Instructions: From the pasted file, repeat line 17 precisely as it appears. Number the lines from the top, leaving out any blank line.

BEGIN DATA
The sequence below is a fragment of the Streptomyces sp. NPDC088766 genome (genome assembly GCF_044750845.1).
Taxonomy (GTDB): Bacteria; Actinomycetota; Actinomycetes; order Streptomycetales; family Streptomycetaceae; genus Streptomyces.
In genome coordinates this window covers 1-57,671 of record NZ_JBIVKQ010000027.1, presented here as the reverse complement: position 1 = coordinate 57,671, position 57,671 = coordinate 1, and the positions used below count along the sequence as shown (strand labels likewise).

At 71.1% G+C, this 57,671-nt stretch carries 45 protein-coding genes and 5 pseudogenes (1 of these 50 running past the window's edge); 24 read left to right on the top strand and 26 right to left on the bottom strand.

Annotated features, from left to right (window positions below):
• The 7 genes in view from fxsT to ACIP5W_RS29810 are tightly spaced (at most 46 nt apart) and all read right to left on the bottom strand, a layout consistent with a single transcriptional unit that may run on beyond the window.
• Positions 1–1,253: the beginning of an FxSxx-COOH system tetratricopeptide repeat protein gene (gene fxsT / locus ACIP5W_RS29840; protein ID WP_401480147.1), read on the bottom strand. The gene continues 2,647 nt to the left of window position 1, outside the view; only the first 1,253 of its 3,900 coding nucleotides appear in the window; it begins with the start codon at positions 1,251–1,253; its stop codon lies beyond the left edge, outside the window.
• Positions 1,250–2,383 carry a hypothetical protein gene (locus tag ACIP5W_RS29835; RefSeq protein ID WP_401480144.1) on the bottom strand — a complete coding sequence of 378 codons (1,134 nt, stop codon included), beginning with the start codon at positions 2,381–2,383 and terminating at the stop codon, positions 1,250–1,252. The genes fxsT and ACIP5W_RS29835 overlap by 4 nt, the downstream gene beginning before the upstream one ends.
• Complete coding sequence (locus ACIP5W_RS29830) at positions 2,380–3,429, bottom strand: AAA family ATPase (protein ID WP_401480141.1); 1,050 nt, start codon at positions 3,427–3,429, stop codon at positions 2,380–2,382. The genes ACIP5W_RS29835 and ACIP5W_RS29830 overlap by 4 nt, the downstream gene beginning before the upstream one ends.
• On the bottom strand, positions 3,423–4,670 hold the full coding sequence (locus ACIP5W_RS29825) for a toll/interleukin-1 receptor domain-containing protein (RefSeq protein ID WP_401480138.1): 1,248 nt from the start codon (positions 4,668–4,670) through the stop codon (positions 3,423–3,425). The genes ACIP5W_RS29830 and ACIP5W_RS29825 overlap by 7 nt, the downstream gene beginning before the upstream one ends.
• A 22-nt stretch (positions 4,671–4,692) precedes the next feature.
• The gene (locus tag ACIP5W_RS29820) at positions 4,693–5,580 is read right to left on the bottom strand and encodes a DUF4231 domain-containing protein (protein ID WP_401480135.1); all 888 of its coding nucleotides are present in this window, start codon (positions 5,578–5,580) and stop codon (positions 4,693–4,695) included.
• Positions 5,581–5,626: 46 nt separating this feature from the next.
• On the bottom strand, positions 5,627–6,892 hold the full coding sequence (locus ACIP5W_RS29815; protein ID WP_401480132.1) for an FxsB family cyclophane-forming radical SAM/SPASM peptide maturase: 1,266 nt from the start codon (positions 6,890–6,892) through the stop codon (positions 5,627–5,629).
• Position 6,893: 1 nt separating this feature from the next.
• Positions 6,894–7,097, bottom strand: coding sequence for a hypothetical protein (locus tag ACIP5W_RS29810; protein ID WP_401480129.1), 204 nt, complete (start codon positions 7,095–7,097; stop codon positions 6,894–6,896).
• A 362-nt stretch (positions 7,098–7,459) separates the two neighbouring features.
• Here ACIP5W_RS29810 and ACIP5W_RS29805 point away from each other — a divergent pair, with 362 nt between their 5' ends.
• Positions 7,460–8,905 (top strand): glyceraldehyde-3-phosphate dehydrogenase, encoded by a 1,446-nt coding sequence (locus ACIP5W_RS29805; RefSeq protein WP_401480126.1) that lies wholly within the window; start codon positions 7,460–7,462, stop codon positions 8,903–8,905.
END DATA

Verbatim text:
• A 362-nt stretch (positions 7,098–7,459) separates the two neighbouring features.